What’s most important about work?

I absolutely “love” what I do and can’t imagine doing anything else. “However”…I have had very few jobs where I was happy. I think there are 2 primary reasons.

1. I want to work on what I want to work on. When I work on anything else, all I can think about is what I really want to work on. In a job situation, I rarely work on what I want. (OTOH, a job that has me working on what I want is usually a great job.)

2. I want to work when I want to work. Sometimes, 8 to 5 works, often it doesn’t. We were simply not meant to sit in cubicles without windows all day long. Enough said.
There are lots of other things most of us don’t like (difficult people, crappy code to maintain, poor management, difficult deadlines, etc.), but those are all part of the territory. I could live with them if I could work on what I want when I want.

Have you ever been burnt out?

I have been programming continuously for 30 years and I’ve “never” been burnt out. In fact, I’m having more fun than ever. I can’t imagine doing anything else.

I have worked in 88 companies, either as a contractor or an employee. I have seen other scenarios play out many times. I have worked on the worst garbage code and dealt with incredibly nasty and incompetent people almost everywhere I’ve been. But I never let them beat me.

Only I get to decide how I feel about anything, especially work. When things have gone sour, which they almost always do, I have done everything I could to fix them, and when that wasn’t enough, I have moved on. I’ve always felt that one of my biggest strengths was the breadth of my experience. I use almost all of it every time I do something.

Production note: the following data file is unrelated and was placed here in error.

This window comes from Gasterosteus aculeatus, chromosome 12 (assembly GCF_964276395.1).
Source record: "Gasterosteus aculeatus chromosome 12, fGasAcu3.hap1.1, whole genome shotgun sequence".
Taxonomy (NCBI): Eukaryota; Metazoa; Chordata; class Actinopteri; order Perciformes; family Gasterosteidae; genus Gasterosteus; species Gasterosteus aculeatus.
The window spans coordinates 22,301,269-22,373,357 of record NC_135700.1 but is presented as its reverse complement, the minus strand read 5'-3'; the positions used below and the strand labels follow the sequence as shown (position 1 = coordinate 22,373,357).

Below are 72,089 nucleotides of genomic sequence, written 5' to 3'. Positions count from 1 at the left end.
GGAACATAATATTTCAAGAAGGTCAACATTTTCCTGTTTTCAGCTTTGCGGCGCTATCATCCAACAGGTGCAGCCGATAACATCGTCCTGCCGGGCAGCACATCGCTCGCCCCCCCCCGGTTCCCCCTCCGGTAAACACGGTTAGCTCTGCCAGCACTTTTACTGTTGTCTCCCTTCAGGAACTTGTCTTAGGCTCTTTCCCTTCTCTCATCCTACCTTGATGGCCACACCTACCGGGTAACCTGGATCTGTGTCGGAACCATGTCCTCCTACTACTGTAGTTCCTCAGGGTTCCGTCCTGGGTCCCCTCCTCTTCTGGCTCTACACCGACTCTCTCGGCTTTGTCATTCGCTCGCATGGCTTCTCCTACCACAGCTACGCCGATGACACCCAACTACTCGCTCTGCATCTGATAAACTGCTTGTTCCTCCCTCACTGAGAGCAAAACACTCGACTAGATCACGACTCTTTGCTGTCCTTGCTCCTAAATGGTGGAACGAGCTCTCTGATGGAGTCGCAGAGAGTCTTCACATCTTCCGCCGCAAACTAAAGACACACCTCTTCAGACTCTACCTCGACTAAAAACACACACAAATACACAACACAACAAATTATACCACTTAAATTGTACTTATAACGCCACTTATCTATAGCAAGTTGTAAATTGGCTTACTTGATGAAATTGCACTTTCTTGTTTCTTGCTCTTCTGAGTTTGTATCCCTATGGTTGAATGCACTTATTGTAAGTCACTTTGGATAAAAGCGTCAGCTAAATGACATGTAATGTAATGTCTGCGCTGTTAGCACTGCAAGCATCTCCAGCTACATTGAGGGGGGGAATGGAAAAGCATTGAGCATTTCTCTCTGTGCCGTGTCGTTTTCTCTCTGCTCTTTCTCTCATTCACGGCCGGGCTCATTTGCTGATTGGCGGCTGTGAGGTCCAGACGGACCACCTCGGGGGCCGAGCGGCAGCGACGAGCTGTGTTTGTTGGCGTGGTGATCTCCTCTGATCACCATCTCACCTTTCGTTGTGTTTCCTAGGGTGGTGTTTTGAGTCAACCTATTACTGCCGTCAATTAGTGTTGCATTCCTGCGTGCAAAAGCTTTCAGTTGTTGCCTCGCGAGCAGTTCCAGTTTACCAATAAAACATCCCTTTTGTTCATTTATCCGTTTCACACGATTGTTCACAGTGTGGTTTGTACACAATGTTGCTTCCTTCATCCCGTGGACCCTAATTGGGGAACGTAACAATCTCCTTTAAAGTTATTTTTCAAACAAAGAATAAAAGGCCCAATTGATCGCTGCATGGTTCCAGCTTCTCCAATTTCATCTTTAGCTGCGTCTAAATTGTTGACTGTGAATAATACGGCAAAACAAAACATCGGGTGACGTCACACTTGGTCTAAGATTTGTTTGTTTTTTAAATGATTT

There’s now more hope and opportunity for true hackers than ever. It’s just a matter of continually finding your best place. Maybe a small service business. Maybe that perfect job. Maybe a startup. If all else fails, keep the lousy day job and hack away at something cool at night.

If you’re really burnt out, take a break. But make it your decision - don’t let the bastards take your inner hacker away. Ever.

Becoming Senior

There’s a chasm you have to cross to become “senior”, whatever that means. One of the biggest skills you need to learn is not technical. That skill is understanding exactly how to apply our limited resources.

Should we worry about how well a certain module was written? Maybe, maybe not. Sometimes the answer really is, “It runs well and isn’t hurting anything, so let’s leave it alone. Opening up that can of worms dumps 47 new issues into our queue and now is not a good time to do that.” Or the answer may be, “This has to be
made right before we can add these 27 other things to the system or we’ll all be in deep sh*t.” How do you know which? Experience. Understanding the big picture. Understanding your customers and users. Understanding your dev team. You get the idea.

Taking on a lead role is not selling out if it’s used to expand your horizons and make you an all-around better dev person. When you return to full time development, you’ll be light years ahead of those who never had to manage the whole project. A little perspective goes a long way.

The Thread Not Traversed

Kinda reminds me of the time Robert Frost was a technical writer for a day :-)

 The Thread Not Traversed

TWO threads diverged in a yellow stack, 

And sorry I could not traverse so 

And be one parser, long I stood 

And looped through one as long as I could 

To where it spawned in the overflow;